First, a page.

When Amy Bruno approached me about participating in this wonderful book tour, I couldn’t turn the opportunity down. I’ve been curious about this novel and have really been engrossing myself into nautical theme stories of late. This story is certainly notable and I thoroughly enjoyed it. I’m looking forward to more of Belfrage’s wonderful tales in this series.
This story takes place in the seventh century when Matthew Graham finds himself abducted and is forced on a ship that takes him to Virginia as an indentured labour on the Suffolk Rose Plantation. He endures many horrors on a daily bases and is singled out by a man who gives him the hardest tasks, all because he claims his innocence. How he got in this situation, you ask? Matthew cuts off his Brother’s nose and in revenge his brother sold him into slavery. But there is more to the story than that.
Alex Graham has no intention of giving up on her husband’s life and embarks on a journey to bring Matthew home. But this task turns out to be much more than she bargained for and finds herself a year later-which only should have taken two months- reaching her husband.
There are many elements to this story I think you will find interesting. In turn gives you a fine balance of romance, adventure, life on the open sea, time travel, plantation life, family devotion and so on. There was a couple of things that bothered me about Alex’s character but I don’t think it detracts from the story in any way. It was just a personal observation I had. I will be interested to see if anyone else-who is a mother- reading this story sees what I’m talking about.
This story is the sequel to, “A Rip in the Veil.” Although Like Chaff in the Wind is a wonderful stand alone. I feel the reader might have some unanswered questions if they haven’t read the first in this series.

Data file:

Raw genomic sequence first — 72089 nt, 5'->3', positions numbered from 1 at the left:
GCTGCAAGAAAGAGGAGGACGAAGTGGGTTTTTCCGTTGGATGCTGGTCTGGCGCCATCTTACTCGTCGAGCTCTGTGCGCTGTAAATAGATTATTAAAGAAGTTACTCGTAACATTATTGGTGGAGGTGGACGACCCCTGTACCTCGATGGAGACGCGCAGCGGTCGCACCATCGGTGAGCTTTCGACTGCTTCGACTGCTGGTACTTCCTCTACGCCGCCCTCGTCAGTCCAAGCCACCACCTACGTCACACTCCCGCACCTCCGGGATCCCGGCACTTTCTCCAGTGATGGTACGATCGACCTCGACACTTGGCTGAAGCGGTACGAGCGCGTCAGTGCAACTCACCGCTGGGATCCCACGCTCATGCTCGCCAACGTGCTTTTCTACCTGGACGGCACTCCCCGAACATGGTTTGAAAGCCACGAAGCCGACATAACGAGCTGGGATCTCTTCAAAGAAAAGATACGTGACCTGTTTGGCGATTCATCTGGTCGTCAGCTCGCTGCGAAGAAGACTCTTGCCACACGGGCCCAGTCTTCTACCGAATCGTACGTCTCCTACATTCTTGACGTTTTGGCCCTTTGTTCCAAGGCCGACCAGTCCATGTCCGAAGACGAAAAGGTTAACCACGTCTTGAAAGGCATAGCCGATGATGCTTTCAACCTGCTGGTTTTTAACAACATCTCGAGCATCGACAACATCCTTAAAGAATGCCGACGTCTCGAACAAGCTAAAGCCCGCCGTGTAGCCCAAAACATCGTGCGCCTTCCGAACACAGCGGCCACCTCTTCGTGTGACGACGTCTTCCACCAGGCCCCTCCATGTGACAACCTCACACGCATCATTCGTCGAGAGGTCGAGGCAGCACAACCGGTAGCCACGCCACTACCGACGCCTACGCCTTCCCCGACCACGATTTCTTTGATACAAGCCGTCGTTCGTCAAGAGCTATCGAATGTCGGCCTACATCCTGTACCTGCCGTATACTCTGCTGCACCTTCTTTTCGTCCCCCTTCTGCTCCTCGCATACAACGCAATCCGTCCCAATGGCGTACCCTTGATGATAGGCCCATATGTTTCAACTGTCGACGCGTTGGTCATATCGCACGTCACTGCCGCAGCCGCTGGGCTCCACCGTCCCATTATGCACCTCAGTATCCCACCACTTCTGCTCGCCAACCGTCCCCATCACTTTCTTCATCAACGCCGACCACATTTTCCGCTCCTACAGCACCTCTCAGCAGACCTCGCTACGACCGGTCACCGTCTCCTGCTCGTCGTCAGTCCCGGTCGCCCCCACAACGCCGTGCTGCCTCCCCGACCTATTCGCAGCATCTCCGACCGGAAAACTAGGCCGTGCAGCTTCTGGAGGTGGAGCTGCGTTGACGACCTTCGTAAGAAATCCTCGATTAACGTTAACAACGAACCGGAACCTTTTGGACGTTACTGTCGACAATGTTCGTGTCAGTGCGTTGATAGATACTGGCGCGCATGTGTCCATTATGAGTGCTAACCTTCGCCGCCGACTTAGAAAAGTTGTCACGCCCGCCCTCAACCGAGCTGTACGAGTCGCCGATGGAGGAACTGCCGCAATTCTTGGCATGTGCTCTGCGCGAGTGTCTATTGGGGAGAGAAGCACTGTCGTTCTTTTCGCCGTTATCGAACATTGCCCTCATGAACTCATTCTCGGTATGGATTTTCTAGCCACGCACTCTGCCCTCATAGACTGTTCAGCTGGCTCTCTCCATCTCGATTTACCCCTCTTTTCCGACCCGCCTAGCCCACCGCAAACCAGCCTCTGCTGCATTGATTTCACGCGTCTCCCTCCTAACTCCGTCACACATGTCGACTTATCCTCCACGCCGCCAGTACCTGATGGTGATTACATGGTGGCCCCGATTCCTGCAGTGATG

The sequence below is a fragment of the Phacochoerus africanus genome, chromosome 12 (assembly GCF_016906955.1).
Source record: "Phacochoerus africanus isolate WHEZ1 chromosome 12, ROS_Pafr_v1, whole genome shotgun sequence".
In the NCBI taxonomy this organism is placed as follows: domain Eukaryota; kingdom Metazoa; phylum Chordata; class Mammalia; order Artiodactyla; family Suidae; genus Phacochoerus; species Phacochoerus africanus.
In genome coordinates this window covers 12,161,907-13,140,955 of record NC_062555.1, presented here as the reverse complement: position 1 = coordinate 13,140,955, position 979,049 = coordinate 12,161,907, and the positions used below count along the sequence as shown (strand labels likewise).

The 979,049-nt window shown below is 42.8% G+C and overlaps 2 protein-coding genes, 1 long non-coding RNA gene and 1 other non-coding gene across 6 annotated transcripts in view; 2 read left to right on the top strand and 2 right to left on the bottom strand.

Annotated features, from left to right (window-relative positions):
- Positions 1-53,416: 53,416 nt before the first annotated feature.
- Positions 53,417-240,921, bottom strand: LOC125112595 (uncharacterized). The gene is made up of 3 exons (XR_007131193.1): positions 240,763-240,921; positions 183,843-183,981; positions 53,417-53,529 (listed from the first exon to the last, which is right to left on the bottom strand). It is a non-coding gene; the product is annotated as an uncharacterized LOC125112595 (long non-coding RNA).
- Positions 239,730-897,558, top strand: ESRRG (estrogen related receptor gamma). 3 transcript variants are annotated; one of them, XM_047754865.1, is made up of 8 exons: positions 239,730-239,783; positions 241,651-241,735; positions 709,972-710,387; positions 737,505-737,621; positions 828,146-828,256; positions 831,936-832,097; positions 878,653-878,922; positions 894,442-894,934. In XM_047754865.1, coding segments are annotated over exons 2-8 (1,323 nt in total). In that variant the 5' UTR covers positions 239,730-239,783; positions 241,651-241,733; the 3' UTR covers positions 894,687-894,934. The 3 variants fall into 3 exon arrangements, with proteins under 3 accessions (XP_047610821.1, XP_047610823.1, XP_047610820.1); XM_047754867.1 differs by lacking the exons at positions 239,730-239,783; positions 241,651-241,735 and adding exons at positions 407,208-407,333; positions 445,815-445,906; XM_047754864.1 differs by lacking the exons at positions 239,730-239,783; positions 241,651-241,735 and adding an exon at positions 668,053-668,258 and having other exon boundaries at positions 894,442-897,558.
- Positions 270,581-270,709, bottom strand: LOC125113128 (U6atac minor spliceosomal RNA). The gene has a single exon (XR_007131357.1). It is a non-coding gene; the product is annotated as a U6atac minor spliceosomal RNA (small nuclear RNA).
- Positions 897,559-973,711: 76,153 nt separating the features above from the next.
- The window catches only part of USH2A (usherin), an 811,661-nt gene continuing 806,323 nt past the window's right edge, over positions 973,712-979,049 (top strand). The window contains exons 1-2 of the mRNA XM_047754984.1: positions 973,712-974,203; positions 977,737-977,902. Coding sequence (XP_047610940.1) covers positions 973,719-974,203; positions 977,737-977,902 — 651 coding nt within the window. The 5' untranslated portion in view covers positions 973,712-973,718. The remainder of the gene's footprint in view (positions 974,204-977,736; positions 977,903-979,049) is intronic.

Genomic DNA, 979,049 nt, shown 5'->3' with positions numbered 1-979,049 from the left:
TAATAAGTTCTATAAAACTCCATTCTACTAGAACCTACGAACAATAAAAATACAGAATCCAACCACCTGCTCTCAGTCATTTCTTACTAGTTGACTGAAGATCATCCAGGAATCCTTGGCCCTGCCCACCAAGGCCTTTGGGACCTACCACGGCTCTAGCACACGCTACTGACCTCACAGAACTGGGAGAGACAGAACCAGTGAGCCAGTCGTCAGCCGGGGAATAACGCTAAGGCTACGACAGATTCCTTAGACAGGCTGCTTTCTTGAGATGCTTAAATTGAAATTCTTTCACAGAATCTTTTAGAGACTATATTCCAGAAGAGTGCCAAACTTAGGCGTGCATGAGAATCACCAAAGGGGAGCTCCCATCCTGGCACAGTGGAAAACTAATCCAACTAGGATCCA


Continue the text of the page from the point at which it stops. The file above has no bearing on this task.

An engaging tale with lively characters and as the plot unfolds you find yourself amazed how devotion and love survives a betrayal and suffering of the human spirit. If there is a lesson one can come away from this story, it is forgiveness.
About the Author:
I was raised abroad, on a pungent mix of Latin American culture, English history and Swedish traditions. As a result I’m multilingual and most of my reading is historical – both non-fiction and fiction.
I was always going to be a writer – or a historian, preferably both. Instead I ended up with a degree in Business and Finance, with very little time to spare for my most favourite pursuit. Still, one does as one must, and in between juggling a challenging career I raised my four children on a potent combination of invented stories, historical debates and masses of good food and homemade cakes. They seem to thrive … Nowadays I spend most of my spare time at my writing desk. The children are half grown, the house is at times eerily silent and I slip away into my imaginary world, with my imaginary characters. Every now and then the one and only man in my life pops his head in to ensure I’m still there. I like that – just as I like how he makes me laugh so often I’ll probably live to well over a hundred.
I was always going to be a writer. Now I am – I have achieved my dream.